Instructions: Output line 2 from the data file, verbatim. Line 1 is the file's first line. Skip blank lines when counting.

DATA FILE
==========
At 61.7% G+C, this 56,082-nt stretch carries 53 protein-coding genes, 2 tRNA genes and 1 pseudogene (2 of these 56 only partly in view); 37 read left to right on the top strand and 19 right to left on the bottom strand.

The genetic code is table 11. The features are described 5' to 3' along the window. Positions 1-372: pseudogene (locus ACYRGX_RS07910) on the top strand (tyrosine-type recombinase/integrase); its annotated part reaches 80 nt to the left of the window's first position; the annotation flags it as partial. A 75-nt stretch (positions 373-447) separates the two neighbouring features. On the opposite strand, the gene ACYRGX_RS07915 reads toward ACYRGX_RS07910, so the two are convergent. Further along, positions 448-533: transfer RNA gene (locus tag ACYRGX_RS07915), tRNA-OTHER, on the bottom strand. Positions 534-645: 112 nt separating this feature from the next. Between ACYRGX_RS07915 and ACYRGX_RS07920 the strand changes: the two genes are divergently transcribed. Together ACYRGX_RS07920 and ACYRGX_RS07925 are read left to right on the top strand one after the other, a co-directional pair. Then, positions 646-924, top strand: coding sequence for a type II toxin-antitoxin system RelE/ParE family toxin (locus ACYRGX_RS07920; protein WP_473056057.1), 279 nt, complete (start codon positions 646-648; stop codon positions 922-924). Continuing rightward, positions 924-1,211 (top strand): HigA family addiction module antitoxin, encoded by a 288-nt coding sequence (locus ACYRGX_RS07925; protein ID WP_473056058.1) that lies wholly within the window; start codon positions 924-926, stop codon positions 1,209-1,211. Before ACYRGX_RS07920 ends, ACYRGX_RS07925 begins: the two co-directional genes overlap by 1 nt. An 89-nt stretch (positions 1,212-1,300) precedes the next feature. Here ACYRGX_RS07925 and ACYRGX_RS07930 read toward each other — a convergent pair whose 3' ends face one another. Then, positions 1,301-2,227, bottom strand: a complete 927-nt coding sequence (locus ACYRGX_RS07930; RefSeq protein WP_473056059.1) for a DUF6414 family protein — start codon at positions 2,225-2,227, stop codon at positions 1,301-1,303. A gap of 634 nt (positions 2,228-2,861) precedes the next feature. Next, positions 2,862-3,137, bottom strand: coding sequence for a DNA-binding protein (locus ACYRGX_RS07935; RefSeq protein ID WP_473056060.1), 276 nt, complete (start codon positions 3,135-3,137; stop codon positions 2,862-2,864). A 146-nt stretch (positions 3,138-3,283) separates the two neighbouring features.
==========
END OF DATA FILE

The genetic code is table 11. The features are described 5' to 3' along the window. Positions 1-372: pseudogene (locus ACYRGX_RS07910) on the top strand (tyrosine-type recombinase/integrase); its annotated part reaches 80 nt to the left of the window's first position; the annotation flags it as partial. A 75-nt stretch (positions 373-447) separates the two neighbouring features. On the opposite strand, the gene ACYRGX_RS07915 reads toward ACYRGX_RS07910, so the two are convergent. Further along, positions 448-533: transfer RNA gene (locus tag ACYRGX_RS07915), tRNA-OTHER, on the bottom strand. Positions 534-645: 112 nt separating this feature from the next. Between ACYRGX_RS07915 and ACYRGX_RS07920 the strand changes: the two genes are divergently transcribed. Together ACYRGX_RS07920 and ACYRGX_RS07925 are read left to right on the top strand one after the other, a co-directional pair. Then, positions 646-924, top strand: coding sequence for a type II toxin-antitoxin system RelE/ParE family toxin (locus ACYRGX_RS07920; protein WP_473056057.1), 279 nt, complete (start codon positions 646-648; stop codon positions 922-924). Continuing rightward, positions 924-1,211 (top strand): HigA family addiction module antitoxin, encoded by a 288-nt coding sequence (locus ACYRGX_RS07925; protein ID WP_473056058.1) that lies wholly within the window; start codon positions 924-926, stop codon positions 1,209-1,211. Before ACYRGX_RS07920 ends, ACYRGX_RS07925 begins: the two co-directional genes overlap by 1 nt. An 89-nt stretch (positions 1,212-1,300) precedes the next feature. Here ACYRGX_RS07925 and ACYRGX_RS07930 read toward each other — a convergent pair whose 3' ends face one another. Then, positions 1,301-2,227, bottom strand: a complete 927-nt coding sequence (locus ACYRGX_RS07930; RefSeq protein WP_473056059.1) for a DUF6414 family protein — start codon at positions 2,225-2,227, stop codon at positions 1,301-1,303. A gap of 634 nt (positions 2,228-2,861) precedes the next feature. Next, positions 2,862-3,137, bottom strand: coding sequence for a DNA-binding protein (locus ACYRGX_RS07935; RefSeq protein ID WP_473056060.1), 276 nt, complete (start codon positions 3,135-3,137; stop codon positions 2,862-2,864). A 146-nt stretch (positions 3,138-3,283) separates the two neighbouring features.